Runtime complexity of String.equals() in Java

Runtime complexity of String.equals() in Java

In theory it depends on the implementation, however I dont think the differences are dramatic, for OpenJDK 7u40-b43, this is the implementation,

public boolean equals(Object anObject) {
    if (this == anObject) {
         return true;
     }
     if (anObject instanceof String) {
         String anotherString = (String) anObject;
         int n = value.length;
         if (n == anotherString.value.length) {
             char v1[] = value;
             char v2[] = anotherString.value;
             int i = 0;
             while (n-- != 0) {
                 if (v1[i] != v2[i])
                         return false;
                 i++;
             }
             return true;
         }
     }
     return false;
 }

As you can see, its O(n), but there are optimizations to make it Ω(1) in any of the these cases:

  • the strings are the same object; or
  • the thing you checking is not a string; or
  • the string lengths are different.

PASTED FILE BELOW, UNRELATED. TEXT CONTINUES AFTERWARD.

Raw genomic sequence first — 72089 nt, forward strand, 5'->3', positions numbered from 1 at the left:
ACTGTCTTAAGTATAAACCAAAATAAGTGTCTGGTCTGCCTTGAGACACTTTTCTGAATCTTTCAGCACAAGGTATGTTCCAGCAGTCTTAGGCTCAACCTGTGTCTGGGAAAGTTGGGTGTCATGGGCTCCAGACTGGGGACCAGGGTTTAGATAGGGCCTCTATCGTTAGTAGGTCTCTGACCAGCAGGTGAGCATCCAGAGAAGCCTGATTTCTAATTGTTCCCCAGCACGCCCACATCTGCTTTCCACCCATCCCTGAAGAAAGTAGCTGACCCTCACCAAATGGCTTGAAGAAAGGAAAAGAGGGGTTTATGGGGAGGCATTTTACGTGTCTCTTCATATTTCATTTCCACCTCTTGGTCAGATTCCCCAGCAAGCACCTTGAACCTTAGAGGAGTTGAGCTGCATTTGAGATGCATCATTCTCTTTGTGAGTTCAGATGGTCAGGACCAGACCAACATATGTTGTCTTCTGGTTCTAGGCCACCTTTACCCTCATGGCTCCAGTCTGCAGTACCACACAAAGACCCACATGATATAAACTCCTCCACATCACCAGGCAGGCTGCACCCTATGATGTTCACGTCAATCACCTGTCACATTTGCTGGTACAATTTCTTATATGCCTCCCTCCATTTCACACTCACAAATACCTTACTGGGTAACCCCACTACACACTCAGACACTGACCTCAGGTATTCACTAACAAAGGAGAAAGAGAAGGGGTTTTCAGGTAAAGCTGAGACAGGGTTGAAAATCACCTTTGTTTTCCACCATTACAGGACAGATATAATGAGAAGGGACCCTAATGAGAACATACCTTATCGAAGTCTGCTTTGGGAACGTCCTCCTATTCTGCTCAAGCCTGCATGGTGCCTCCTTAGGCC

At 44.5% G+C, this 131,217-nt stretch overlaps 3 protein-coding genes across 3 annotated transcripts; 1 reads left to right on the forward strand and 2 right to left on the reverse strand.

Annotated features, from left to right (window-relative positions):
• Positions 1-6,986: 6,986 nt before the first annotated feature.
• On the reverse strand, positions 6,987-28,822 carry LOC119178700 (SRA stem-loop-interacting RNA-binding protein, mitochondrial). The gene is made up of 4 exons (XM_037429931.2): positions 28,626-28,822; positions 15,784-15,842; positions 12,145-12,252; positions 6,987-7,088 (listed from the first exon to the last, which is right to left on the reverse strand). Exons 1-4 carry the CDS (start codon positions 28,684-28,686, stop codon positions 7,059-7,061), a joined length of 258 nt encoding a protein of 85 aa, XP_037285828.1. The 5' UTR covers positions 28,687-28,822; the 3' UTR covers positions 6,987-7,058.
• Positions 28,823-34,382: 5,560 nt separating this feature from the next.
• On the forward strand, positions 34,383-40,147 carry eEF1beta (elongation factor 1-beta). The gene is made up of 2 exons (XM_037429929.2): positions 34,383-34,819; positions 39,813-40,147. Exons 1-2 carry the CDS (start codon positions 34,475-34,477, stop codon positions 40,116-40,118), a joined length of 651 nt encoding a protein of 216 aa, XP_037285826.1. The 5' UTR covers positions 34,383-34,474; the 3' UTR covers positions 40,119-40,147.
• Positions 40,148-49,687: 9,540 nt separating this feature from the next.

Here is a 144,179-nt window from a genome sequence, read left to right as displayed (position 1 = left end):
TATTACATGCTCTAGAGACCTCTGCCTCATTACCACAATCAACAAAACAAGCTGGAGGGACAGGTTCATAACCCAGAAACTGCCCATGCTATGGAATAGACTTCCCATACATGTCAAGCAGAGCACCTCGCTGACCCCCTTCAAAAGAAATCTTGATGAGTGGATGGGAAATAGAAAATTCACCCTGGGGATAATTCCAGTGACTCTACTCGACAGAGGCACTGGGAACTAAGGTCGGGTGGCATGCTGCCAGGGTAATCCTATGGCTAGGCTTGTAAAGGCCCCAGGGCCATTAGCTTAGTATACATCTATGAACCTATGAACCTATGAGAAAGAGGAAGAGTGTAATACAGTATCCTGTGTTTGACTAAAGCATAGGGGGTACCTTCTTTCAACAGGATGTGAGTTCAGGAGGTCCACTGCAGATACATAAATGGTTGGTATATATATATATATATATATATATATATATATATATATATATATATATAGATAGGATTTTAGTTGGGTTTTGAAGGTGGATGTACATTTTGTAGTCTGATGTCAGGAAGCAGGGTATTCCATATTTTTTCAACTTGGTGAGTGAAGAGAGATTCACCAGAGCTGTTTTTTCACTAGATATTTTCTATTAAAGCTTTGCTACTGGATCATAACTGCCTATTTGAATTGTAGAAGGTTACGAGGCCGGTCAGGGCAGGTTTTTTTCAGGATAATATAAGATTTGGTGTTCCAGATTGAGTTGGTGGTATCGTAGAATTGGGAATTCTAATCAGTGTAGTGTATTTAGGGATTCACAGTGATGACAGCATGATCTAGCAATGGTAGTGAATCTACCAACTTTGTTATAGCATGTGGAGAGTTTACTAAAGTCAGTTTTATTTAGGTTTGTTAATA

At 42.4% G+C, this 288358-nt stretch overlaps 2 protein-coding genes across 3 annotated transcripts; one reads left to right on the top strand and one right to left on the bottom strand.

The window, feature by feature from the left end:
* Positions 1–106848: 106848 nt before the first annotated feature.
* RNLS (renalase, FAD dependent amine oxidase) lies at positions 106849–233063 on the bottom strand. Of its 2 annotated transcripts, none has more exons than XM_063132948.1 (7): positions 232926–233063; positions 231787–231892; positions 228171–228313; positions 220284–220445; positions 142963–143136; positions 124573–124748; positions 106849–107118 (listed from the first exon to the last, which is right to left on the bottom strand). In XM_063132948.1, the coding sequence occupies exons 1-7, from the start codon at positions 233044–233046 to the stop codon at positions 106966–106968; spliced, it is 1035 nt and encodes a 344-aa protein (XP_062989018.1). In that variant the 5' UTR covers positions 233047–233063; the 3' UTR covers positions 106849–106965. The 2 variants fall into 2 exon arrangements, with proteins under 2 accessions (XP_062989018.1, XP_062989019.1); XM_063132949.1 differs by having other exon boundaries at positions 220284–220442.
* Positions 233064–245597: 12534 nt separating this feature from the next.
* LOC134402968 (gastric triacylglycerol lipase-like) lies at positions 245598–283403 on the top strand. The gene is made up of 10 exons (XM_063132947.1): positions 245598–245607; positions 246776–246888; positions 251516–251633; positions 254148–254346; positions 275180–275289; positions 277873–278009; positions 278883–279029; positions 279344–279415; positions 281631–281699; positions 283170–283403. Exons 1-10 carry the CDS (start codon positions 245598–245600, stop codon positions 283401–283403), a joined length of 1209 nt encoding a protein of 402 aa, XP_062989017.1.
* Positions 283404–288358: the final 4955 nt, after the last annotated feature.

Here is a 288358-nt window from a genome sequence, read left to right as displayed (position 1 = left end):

String.equals first compares the reference. If the reference is the same as this, then true is returns. Of if the input param to compare is not String type, false is returned. Then length is compared, if length of the two String are not the same, false is returned. Only in these there case, the complexity is O(1).

Otherwise, the method will compare each character of the two String, which means it has O(n) complexity.

Runtime complexity of String.equals() in Java

You might either look at the source code for String.equals(String arg) ; or run through a debugger in Eclipse where you have attached the source.

My quick check appears to show that the strings are compared character by character.

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